A man may be well versed in Scripture, both in the English and in the original tongue; he may be accustomed to read the best of commentaries, and be acquainted with Eastern manners, and yet he may be quite ignorant as to the word of God. For the understanding of this Book, as to its depth of meaning, does not lie within the range of natural learning and human research; reason alone is blinded by the excess of light, and wanders in darkness at noon day; for “the natural man receiveth not the things of the Spirit of God: for they are foolishness unto him: neither can he know them, because they are spiritually discerned.”
Before my conversion I was accustomed to read the Scriptures, to admire their grandeur, to feel the charm of their history, and wonder at the majesty of their language; but I altogether missed the Lord’s intent therein; but when the Spirit came with his divine life, and quickened all the page to my newly-enlightened soul, the inner meaning shone forth with quickening glory. The Bible is to many carnal minds almost as dull a book for reading as an untranslated Latin work would be to an ignorant ploughman [ed. - plowman], because they cannot get at the internal sense, which is to the words as juice to the grape, or the kernel to the nut. It is a tantalising riddle till you get the key; but the clue once found, the volume of our Father’s grace absorbs our attention, delights our intellect, and enriches our heart.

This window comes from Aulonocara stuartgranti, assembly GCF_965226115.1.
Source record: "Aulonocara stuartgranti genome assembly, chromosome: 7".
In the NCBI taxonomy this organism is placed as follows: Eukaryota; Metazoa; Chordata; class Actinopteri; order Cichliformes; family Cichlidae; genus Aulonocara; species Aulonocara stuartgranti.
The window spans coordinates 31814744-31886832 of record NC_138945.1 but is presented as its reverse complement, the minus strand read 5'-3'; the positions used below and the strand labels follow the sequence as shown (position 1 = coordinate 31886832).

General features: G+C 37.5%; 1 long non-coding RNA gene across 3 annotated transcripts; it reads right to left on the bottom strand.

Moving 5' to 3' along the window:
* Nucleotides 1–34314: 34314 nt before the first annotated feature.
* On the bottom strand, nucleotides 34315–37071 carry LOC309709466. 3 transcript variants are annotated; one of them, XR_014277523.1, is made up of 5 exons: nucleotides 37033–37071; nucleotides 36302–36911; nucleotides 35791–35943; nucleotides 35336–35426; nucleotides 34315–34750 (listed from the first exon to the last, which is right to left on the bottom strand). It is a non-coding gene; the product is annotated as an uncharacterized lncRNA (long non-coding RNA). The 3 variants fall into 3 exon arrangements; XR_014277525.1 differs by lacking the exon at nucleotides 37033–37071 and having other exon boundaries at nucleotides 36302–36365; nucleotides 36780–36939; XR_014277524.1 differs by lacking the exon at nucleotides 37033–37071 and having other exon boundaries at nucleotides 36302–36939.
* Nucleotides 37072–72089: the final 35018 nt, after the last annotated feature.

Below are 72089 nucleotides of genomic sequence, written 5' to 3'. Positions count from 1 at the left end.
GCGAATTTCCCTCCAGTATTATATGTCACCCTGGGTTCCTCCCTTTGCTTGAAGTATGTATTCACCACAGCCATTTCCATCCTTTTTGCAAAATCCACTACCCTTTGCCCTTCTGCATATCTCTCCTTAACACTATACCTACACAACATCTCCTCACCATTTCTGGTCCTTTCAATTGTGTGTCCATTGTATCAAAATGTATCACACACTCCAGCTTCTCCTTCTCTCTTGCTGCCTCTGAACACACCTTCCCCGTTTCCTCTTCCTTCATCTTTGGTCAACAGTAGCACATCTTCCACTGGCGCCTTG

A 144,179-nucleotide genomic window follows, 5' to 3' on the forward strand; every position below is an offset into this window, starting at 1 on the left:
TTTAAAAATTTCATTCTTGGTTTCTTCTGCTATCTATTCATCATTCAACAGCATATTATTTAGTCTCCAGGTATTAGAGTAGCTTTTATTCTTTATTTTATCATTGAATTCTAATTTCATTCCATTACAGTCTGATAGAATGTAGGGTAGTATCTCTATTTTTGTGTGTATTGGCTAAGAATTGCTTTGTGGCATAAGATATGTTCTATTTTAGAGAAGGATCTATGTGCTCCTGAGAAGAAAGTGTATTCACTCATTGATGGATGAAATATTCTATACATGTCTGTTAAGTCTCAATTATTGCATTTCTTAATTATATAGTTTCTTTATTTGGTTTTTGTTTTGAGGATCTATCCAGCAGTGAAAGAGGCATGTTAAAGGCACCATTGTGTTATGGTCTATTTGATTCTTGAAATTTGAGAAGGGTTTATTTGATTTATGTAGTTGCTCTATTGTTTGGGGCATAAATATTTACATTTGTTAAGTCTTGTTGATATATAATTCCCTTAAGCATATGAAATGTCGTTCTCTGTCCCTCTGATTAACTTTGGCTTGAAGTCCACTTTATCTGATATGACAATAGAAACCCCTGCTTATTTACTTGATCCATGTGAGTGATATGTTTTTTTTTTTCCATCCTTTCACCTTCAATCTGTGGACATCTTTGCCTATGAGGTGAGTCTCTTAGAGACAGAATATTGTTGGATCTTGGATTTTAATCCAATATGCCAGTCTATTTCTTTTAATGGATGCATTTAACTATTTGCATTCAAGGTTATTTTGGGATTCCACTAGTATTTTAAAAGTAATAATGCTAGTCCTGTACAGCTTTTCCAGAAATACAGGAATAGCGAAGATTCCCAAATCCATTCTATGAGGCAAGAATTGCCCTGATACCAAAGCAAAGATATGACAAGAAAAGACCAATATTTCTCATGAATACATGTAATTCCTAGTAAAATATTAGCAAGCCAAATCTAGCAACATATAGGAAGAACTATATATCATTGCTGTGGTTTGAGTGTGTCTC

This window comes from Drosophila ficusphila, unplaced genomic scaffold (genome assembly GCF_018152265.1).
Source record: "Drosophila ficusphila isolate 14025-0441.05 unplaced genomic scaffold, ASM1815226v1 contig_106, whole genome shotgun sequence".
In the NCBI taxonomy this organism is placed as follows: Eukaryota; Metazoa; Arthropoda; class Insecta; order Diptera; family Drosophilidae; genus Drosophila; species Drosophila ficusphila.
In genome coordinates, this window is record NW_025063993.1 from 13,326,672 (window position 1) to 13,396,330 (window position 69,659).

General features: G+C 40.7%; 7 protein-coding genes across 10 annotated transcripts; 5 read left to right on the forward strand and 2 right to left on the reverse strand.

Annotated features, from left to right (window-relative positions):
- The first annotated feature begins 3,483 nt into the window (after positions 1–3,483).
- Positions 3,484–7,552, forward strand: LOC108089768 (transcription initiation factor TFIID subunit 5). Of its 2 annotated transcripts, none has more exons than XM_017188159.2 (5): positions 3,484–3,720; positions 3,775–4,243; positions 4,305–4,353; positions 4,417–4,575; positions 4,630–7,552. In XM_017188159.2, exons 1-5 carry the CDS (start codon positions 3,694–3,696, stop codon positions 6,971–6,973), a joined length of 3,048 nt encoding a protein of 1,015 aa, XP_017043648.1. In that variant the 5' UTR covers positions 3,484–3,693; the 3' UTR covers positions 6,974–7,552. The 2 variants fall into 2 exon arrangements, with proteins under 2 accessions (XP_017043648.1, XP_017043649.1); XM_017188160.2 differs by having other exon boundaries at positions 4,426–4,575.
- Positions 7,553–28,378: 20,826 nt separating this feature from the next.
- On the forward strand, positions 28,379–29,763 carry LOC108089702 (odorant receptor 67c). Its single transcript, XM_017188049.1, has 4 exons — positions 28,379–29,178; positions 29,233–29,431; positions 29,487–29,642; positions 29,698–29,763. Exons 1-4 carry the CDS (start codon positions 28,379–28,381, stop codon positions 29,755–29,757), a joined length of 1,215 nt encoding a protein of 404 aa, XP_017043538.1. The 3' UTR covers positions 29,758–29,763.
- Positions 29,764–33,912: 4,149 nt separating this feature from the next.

From a sermon by Charles Haddon Spurgeon entitled "Hidden Manna," delivered March 12, 1871. Image by Ian Muttoo under Creative Commons License.